Saturday, Oct. 5, 5:30 p.m. at the Grand Canyon Trust, 2601 N. Fort Valley Rd. Stories from the Confluence. A very special night featuring storytellers who hold a special place in their heart for the Confluence of the Little Colorado and Colorado Rivers, including families who live there and local yarn spinners. BBQ potluck starting at 5:30 p.m., with campfire stories 6:30-8:30 p.m. Burgers, brats and campfire provided. Please bring a story and a side dish to share. BYOB.
Sunday, Oct. 6, 11 a.m. Morning talk at the Zane Grey Ballroom (upstairs) at the Weatherford Hotel, 23 N. Leroux St. Eric Balken of Glen Canyon Institute will focus on Glen Canyon and the Grand Canyon, exploring the ecological, economic, and social importance of the Colorado River as its existence is reshaped by demand, drought and climate change. With an ever-growing population and projected reduction in future flows, Colorado River water is evolving from an abundant resource to one of great scarcity and value. The discussion is followed by a Glen Canyon Institute social gathering: Meet GCI members and learn about the organization.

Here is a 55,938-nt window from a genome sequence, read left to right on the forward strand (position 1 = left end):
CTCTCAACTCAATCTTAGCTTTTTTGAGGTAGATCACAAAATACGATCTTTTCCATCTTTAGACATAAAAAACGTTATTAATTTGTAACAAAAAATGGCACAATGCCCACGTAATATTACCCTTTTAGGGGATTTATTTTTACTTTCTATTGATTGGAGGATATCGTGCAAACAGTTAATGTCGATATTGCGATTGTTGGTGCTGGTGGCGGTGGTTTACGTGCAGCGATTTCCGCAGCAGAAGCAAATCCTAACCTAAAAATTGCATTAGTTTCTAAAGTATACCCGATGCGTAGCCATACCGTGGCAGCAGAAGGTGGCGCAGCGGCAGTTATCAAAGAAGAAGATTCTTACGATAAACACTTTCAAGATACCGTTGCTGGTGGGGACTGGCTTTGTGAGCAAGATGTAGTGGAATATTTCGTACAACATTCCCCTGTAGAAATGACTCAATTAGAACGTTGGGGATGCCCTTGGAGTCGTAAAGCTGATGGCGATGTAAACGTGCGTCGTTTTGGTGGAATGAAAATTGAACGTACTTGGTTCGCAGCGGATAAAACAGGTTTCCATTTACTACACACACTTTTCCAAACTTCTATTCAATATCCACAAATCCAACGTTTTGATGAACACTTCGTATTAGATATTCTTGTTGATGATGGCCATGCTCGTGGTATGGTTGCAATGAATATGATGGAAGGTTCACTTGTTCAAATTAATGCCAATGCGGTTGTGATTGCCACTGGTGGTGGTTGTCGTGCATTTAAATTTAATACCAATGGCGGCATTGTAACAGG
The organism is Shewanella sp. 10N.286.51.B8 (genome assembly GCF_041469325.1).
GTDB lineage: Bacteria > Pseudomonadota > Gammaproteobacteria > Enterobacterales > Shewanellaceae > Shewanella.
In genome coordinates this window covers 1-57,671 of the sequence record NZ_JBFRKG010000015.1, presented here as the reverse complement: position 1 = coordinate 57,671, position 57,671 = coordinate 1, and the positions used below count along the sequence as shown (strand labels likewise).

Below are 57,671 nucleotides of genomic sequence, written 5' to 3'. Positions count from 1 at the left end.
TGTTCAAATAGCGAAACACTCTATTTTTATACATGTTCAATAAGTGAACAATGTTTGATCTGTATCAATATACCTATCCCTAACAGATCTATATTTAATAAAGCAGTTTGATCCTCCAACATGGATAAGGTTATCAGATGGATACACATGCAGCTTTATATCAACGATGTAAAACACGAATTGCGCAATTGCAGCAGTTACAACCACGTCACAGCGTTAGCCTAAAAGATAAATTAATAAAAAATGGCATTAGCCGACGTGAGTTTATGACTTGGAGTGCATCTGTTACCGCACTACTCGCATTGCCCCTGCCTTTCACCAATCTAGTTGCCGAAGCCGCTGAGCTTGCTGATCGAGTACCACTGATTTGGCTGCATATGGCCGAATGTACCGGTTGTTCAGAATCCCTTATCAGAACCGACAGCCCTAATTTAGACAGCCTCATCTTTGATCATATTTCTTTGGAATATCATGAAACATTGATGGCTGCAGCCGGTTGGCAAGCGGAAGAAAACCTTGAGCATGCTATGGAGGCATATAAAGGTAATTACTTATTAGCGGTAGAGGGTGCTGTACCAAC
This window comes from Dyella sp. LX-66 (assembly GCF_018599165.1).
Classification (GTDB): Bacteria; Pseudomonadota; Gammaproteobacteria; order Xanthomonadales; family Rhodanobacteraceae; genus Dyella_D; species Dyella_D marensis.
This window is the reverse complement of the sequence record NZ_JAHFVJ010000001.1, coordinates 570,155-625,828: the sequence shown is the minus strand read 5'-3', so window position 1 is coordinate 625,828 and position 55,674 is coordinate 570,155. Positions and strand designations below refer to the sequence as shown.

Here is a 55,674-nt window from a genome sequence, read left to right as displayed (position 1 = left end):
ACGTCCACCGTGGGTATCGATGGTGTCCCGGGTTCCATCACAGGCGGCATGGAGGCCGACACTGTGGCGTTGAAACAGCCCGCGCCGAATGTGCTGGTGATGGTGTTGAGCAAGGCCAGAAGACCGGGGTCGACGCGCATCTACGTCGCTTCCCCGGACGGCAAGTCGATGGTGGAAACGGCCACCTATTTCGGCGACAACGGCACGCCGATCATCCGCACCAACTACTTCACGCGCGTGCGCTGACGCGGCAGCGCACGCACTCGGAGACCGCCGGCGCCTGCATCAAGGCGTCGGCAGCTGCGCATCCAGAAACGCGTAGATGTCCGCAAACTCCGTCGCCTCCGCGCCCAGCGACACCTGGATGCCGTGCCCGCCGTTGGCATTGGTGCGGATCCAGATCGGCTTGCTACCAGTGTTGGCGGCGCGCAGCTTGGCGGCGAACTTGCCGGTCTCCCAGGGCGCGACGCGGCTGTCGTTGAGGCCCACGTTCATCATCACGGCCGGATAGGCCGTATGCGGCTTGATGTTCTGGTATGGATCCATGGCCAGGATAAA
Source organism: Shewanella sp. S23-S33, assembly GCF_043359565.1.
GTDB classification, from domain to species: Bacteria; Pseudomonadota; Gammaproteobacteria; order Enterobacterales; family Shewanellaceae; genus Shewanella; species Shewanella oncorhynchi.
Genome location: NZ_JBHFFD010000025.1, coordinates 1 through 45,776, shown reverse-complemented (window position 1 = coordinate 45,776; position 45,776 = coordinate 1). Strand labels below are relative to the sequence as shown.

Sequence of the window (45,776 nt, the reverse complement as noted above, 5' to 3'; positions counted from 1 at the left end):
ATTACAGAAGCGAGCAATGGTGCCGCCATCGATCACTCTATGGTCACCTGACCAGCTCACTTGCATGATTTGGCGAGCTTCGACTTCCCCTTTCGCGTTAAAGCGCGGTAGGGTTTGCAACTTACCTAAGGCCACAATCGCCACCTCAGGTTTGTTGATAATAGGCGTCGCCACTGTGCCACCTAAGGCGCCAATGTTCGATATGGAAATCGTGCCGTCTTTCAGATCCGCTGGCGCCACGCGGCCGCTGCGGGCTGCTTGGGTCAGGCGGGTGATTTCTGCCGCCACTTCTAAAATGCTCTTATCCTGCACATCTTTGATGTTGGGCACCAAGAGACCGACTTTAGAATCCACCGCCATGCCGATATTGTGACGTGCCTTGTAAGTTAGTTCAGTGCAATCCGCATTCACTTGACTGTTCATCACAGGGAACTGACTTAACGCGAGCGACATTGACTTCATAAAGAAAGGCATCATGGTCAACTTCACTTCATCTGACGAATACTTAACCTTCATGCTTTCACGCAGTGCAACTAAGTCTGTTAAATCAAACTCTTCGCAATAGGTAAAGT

Monday, Oct. 7, 6 p.m. at the Coconino Center for the Arts, 2300 N. Fort Valley Rd. The Future of the Colorado River: Presentations and panel discussion by those trying to plan for future conservation and use of the river. Ask questions and offer your thoughts.